Governor’s budget vetoes are legal and prudent

Alexis de Tocqueville was close to being right when he observed that “there is hardly a political question in the United States which does not sooner or later turn into a judicial one.” I think the truth is slightly different. There is hardly a political question that someone does not try to turn into a judicial one.

Why do some in our society think that all important questions must be resolved by the judiciary, rather than the legislative and executive branches of government? Not all important questions of the day are meant to be settled by the judiciary. Courts are not supposed to address political questions. It is the legislative and executive branches of government that are specifically designed and intended to address political questions.

Moreover, some government powers and functions are entrusted to the legislative and executive branches, and not to the courts. For example, Alaska’s Constitution establishes a framework for our state’s budgeting. Budgeting is a shared power between the legislative and executive. The Alaska Constitution does not include the judiciary in this process.

The governor is required to submit a budget annually to the Legislature. Money cannot be spent from the treasury without legislative appropriation. The Legislature is required to pass a budget, along with appropriation bills. Thereafter, the governor “may, by veto, strike or reduce items in appropriation bills.” Every line in the budget and every corresponding appropriation for every government branch and department falls under the governor’s veto power — there are no exceptions. The Legislature may override budget vetoes by a three-quarters vote.

Our constitutional drafters went even further to allow maximum budgeting flexibility to the Legislature and the governor. They included in our constitution a prohibition against dedicated funds so that money cannot be set aside for specific purposes. Each year, state programs must compete for annual funding. Our Supreme Court has explained that “the constitutional framers believed that the Legislature would be required to decide funding annually on the merits of the various proposals presented.” The budgeting process is “a joint responsibility” between the Legislature and the governor “to determine the State’s spending priorities on an annual basis,” says our Court. And, this is a bedrock principle — the Court has reiterated this point in every dedicated-funds case it has ever decided.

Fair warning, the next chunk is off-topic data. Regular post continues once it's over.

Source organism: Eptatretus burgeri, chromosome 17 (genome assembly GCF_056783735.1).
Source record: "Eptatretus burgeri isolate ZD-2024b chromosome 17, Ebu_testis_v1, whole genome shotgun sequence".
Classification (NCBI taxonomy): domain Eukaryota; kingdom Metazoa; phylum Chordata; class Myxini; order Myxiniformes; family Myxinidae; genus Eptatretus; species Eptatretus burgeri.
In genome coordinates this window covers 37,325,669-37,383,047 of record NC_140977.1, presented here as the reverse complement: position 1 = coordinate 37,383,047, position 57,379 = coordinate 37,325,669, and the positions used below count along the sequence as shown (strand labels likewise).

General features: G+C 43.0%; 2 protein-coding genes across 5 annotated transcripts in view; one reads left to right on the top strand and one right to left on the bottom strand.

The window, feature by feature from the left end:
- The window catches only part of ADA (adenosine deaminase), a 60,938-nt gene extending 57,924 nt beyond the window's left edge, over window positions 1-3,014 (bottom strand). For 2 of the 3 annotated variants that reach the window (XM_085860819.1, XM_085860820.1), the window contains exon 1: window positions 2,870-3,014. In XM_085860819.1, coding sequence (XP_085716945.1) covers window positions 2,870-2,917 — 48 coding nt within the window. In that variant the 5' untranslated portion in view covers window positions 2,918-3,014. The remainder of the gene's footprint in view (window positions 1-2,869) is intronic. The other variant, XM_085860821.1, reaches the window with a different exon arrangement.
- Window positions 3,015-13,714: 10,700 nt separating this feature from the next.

True, our constitution requires the state to do certain things, like establish and maintain a system of public schools; and provide for, promote and protect public health and welfare. But, acknowledging that fact is profoundly different from claiming that the constitution sets precise minimums that must be spent on these areas, or that the constitution empowers the court to create those minimums.

Our constitutional drafters understood that state revenues would vary up and down over the years and that spending priorities would need to be determined on an annual basis. In this respect, our constitution unmistakably gives authority to the Legislature and the governor, via their respective powers and shared responsibility, to determine which state programs should be funded and how much of our finite annual resources each state branch, department, and program should receive.

Any argument that the governor cannot exercise his expressly granted constitutional power to veto particular line items in the state’s annual budget is pure rhetoric with no basis in law.

Many of the programs for which funding has been reduced are good programs. Village Public Safety Officers, for example, play an important role in assisting with public safety. But these positions are hard for the state to fill because of a lack of available and qualified candidates. Would anyone seriously argue that the state fails to meet a constitutional requirement simply because it cannot find sufficient qualified candidates to hire as VPSOs?

Think of it this way: If our oil revenues dry up, our constitutional budget reserve and savings accounts run empty, and the income from the Permanent Fund diminishes, we would be dependent on tax revenue from our populace, tourists and businesses. In that circumstance, our budget would have to be drastically smaller than what we are contemplating today. In that day, would anyone seriously assert that our constitution requires the Legislature and governor to spend more than we have on any particular government function or program in order to match some mandated minimum? Or that the Judiciary is somehow super-empowered to decipher what those mandated minimums, above and beyond our actual revenues, might be?

The drafters of our constitution were intelligent people and they knew what they were doing. Unfounded legal arguments are pointless. There are legitimate policy discussions to be had regarding our spending priorities, and from what I can see, Alaskans are actively engaged in that debate.

Kevin Clarkson is the attorney general for Alaska.

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Kevin Clarkson

Kevin Clarkson is the attorney general for the state of Alaska. He previously worked as a partner at the Anchorage-based law firm Brena, Bell and Clarkson.